Reviews

The Children’s Inquiry at Southwark Playhouse Elephant – review

LUNG’s new verbatim musical runs until 3 August

A scene from The Children's Inquiry at Southwark Playhouse Elephant
A scene from The Children’s Inquiry at Southwark Playhouse Elephant, © Alex Powell

“There’s an old saying in theatre that if something is too painful or difficult to say, you must sing it,” says Matt Woodhead, co-director of campaigning theatre company LUNG, and the co-writer and director of this exceptional verbatim musical.

Having explored injustices from Britain’s housing crisis to its role in the Iraq War, LUNG now turns to the children’s social care system. Through five years of interviews with four contemporary children in the system, plus archival testimonies and material, the show exposes 160 years of systemic failure. And music doesn’t simply show us a way through the pain – it intensifies it, like searing sunshine through a magnifying glass you know you mustn’t drop. From the first tolling of Big Ben, the unrelenting pain of the show’s content is focused by the inexorable pace and precision of performance – musical and otherwise.

Verbatim theatre will always cut to the quick of humanity, delivering truths with the kind of unassuming, revealing simplicity no playwright’s brain could ever conjure. “I never really hated my mum. I didn’t understand, I was so young” sings Jelicia, as she struggles to decide whether to return home. “I’ve memorised their phone numbers, I know their number plates, this is home now,” sings Frank, who is on his eighth foster family. Bewildered eyes search the audience asking “Was it my fault?” or raging, “We had no warning.” These truths are heartbreaking. But Woodhead and Helen Monks’s script compounds our heartbreak by constantly – dizzyingly – splicing these stories with those of the failed children that came before them.

This relentless energy is matched by Alexzandra Sarmiento’s choreography – ambitious and wide-ranging – and music from Owen Crouch and Clementine Douglas, a genre-spanning, technically demanding mix of soul, doo-wop, rave and pop, with a persistent baseline that drives onwards the merciless march of injustices. Woodhead’s direction is as slick and inventive as the system it explores is broken and unchanging. The set and characters transform constantly thanks to simple but deftly used props, smart lighting and some truly transporting movement sequences.

But here come the real stars of the show. The ten revelatory young performers (there are two ensembles that alternate nights) nail it all. Hitting miraculous high notes and rich harmonies, raising laughs with Spitting Image caricature lip-syncs of politicians, and portraying the fury and terror, resilience and resignation of children in care, with sensitivity that seems well beyond their years.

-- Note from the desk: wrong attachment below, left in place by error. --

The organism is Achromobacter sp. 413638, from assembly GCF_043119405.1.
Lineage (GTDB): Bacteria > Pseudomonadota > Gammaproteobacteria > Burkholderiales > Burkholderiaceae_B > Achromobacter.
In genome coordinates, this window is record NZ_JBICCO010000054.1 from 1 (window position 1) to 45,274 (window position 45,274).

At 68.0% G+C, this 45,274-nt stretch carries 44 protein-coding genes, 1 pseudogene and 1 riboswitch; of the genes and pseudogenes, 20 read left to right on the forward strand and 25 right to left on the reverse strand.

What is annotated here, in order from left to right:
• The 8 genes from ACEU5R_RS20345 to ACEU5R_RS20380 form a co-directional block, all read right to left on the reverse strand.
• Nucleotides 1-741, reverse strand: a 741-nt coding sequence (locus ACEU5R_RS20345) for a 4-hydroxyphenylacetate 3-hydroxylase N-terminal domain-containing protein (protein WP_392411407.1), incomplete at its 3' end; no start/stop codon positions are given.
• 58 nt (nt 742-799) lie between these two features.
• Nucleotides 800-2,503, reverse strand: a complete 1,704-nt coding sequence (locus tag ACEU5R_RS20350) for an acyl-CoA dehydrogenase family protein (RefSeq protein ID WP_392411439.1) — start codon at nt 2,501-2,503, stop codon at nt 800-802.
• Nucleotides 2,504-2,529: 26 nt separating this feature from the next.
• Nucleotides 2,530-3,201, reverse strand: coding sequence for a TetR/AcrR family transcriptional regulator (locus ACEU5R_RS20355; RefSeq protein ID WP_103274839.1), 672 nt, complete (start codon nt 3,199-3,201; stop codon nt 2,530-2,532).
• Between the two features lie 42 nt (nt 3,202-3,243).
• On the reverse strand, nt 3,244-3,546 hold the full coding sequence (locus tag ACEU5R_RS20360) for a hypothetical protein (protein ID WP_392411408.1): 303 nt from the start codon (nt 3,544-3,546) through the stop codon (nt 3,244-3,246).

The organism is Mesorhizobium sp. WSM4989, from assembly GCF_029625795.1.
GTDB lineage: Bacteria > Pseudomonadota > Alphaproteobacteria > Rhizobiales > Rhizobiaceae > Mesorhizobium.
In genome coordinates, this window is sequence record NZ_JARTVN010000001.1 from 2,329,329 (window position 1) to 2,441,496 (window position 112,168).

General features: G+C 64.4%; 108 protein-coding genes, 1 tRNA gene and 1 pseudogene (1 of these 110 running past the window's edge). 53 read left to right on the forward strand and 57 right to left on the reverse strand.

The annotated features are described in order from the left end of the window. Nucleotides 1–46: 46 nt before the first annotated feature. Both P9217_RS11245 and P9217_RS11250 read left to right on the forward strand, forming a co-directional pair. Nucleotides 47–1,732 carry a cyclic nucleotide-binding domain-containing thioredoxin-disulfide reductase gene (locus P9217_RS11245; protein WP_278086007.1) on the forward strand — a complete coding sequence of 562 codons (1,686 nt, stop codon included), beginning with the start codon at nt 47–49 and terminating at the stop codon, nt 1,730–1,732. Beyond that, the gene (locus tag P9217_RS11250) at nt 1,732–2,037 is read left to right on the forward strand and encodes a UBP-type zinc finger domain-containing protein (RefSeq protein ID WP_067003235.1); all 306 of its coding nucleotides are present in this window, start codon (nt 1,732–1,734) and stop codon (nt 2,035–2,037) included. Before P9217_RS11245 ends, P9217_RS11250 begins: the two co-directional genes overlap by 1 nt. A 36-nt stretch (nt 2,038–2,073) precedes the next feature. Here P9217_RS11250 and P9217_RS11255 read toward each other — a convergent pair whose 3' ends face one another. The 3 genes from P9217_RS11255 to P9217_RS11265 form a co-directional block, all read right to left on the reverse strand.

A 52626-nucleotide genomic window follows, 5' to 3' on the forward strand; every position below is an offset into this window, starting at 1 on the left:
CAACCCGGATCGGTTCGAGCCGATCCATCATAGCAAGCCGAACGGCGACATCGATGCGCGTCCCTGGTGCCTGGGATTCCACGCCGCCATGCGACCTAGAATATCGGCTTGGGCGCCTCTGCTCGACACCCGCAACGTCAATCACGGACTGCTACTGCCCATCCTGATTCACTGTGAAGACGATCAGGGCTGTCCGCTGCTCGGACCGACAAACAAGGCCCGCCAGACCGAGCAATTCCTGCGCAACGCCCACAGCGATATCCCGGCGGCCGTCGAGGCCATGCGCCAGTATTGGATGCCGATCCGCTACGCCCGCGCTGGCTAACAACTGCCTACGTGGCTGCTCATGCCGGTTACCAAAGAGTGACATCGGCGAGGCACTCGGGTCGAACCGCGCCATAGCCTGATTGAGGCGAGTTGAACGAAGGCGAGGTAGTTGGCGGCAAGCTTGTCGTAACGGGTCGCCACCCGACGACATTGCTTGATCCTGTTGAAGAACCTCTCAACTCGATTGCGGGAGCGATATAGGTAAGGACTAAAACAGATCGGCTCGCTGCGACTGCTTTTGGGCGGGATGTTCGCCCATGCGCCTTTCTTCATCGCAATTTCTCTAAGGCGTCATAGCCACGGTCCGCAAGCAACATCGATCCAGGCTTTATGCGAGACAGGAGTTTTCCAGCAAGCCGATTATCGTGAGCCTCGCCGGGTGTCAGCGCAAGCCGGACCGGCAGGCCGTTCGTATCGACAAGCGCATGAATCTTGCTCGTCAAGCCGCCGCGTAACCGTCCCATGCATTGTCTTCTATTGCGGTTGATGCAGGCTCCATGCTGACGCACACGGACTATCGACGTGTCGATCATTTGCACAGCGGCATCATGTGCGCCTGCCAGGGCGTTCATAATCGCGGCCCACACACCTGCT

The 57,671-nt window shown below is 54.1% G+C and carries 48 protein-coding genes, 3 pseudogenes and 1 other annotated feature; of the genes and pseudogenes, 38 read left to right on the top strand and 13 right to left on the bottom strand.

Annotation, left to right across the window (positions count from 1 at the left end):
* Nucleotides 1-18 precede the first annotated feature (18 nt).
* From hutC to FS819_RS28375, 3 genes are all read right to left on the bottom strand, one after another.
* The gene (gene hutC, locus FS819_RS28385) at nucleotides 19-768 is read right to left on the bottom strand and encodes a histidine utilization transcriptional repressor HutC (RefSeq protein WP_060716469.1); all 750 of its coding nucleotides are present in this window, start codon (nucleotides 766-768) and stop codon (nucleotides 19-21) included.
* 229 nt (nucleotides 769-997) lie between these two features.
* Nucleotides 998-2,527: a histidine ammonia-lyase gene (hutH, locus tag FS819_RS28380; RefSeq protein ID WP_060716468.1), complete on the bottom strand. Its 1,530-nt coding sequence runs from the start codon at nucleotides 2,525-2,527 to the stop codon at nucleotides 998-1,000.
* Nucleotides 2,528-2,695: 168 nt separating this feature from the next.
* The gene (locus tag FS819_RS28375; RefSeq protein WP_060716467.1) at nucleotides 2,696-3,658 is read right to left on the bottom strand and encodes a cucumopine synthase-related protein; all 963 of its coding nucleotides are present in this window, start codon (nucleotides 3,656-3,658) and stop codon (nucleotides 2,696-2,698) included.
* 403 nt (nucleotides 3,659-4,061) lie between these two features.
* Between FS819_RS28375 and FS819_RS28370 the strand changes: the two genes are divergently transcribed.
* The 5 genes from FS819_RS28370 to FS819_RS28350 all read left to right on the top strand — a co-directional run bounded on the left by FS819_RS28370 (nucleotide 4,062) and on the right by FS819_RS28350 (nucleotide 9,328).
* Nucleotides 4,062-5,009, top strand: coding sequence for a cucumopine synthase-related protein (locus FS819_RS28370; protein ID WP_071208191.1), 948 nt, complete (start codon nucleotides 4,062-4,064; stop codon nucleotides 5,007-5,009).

Watching them power on undeterred, through horror after atrocity, is a masterclass in energy and commitment. But it is also a moving testament to the strength of children, not to mention an uncomfortable stylistic paradox at times. They shimmy their way from the workhouses of 1857, through the murders committed by foster carer Amelia Dyer that led to the first child protection act. They belt out the pleas of WW2 evacuees, doo-wop through the plights of children shipped to Australia for a life of hard labour and sexual abuse, and sing and sashay as child refugees arriving in Britain to “more trauma than back home”. All of the children are repeatedly failed, through recessions and pandemics, until we reach Sir Keir Starmer’s promise that “change begins now.”

Every crisis triggers a new act or bill, a round of smug applause from its makers, and the tolling of Big Ben. If this device feels repetitive, it is deliberate: time marches on, and lessons are not learnt. If the mashing together of testimonies and timelines is disorienting, good. It serves as a tiny taster of the labyrinthine bureaucracy of the system, and the constant change and uncertainty children in care experience.

Pain is ever-present. But hope is, too. Not hope for the system. But hope for people, for empathy, for “unrelenting love”, and what it could achieve. This show is an urgent and sophisticated call to arms. And it’s one none of us should ignore.

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The Children’s Inquiry

Final performance: 03 August 2024